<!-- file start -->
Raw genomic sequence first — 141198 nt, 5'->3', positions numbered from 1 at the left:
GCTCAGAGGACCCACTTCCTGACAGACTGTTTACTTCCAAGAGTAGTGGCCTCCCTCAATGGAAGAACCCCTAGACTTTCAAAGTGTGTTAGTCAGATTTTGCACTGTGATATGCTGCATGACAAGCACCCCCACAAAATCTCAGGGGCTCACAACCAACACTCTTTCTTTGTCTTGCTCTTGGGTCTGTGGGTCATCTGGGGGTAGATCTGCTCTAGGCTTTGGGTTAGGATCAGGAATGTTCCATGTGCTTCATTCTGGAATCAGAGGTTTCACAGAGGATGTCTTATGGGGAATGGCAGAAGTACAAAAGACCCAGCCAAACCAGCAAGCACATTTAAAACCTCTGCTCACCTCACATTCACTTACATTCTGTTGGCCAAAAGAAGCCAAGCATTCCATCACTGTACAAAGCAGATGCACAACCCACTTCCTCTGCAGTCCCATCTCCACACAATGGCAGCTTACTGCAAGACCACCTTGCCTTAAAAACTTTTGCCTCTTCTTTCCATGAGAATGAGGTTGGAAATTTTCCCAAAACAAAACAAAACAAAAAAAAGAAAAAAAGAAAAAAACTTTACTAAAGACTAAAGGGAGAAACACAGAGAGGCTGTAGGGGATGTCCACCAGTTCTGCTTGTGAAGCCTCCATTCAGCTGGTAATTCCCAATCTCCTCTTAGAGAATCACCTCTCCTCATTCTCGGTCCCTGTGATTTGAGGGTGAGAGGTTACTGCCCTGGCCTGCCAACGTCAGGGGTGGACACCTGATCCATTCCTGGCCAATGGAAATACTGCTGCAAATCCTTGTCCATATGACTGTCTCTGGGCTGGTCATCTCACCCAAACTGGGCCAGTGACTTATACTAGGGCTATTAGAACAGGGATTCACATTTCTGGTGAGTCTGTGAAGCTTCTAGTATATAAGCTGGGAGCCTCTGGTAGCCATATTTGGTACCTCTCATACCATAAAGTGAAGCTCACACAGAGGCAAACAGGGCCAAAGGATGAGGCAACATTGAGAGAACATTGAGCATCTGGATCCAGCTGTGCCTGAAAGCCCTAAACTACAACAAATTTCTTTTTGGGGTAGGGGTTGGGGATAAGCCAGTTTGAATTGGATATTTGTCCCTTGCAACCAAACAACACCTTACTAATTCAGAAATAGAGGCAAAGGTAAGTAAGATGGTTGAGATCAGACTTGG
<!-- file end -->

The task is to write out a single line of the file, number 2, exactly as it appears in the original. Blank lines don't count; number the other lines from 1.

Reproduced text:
GCTCAGAGGACCCACTTCCTGACAGACTGTTTACTTCCAAGAGTAGTGGCCTCCCTCAATGGAAGAACCCCTAGACTTTCAAAGTGTGTTAGTCAGATTTTGCACTGTGATATGCTGCATGACAAGCACCCCCACAAAATCTCAGGGGCTCACAACCAACACTCTTTCTTTGTCTTGCTCTTGGGTCTGTGGGTCATCTGGGGGTAGATCTGCTCTAGGCTTTGGGTTAGGATCAGGAATGTTCCATGTGCTTCATTCTGGAATCAGAGGTTTCACAGAGGATGTCTTATGGGGAATGGCAGAAGTACAAAAGACCCAGCCAAACCAGCAAGCACATTTAAAACCTCTGCTCACCTCACATTCACTTACATTCTGTTGGCCAAAAGAAGCCAAGCATTCCATCACTGTACAAAGCAGATGCACAACCCACTTCCTCTGCAGTCCCATCTCCACACAATGGCAGCTTACTGCAAGACCACCTTGCCTTAAAAACTTTTGCCTCTTCTTTCCATGAGAATGAGGTTGGAAATTTTCCCAAAACAAAACAAAACAAAAAAAAGAAAAAAAGAAAAAAACTTTACTAAAGACTAAAGGGAGAAACACAGAGAGGCTGTAGGGGATGTCCACCAGTTCTGCTTGTGAAGCCTCCATTCAGCTGGTAATTCCCAATCTCCTCTTAGAGAATCACCTCTCCTCATTCTCGGTCCCTGTGATTTGAGGGTGAGAGGTTACTGCCCTGGCCTGCCAACGTCAGGGGTGGACACCTGATCCATTCCTGGCCAATGGAAATACTGCTGCAAATCCTTGTCCATATGACTGTCTCTGGGCTGGTCATCTCACCCAAACTGGGCCAGTGACTTATACTAGGGCTATTAGAACAGGGATTCACATTTCTGGTGAGTCTGTGAAGCTTCTAGTATATAAGCTGGGAGCCTCTGGTAGCCATATTTGGTACCTCTCATACCATAAAGTGAAGCTCACACAGAGGCAAACAGGGCCAAAGGATGAGGCAACATTGAGAGAACATTGAGCATCTGGATCCAGCTGTGCCTGAAAGCCCTAAACTACAACAAATTTCTTTTTGGGGTAGGGGTTGGGGATAAGCCAGTTTGAATTGGATATTTGTCCCTTGCAACCAAACAACACCTTACTAATTCAGAAATAGAGGCAAAGGTAAGTAAGATGGTTGAGATCAGACTTGG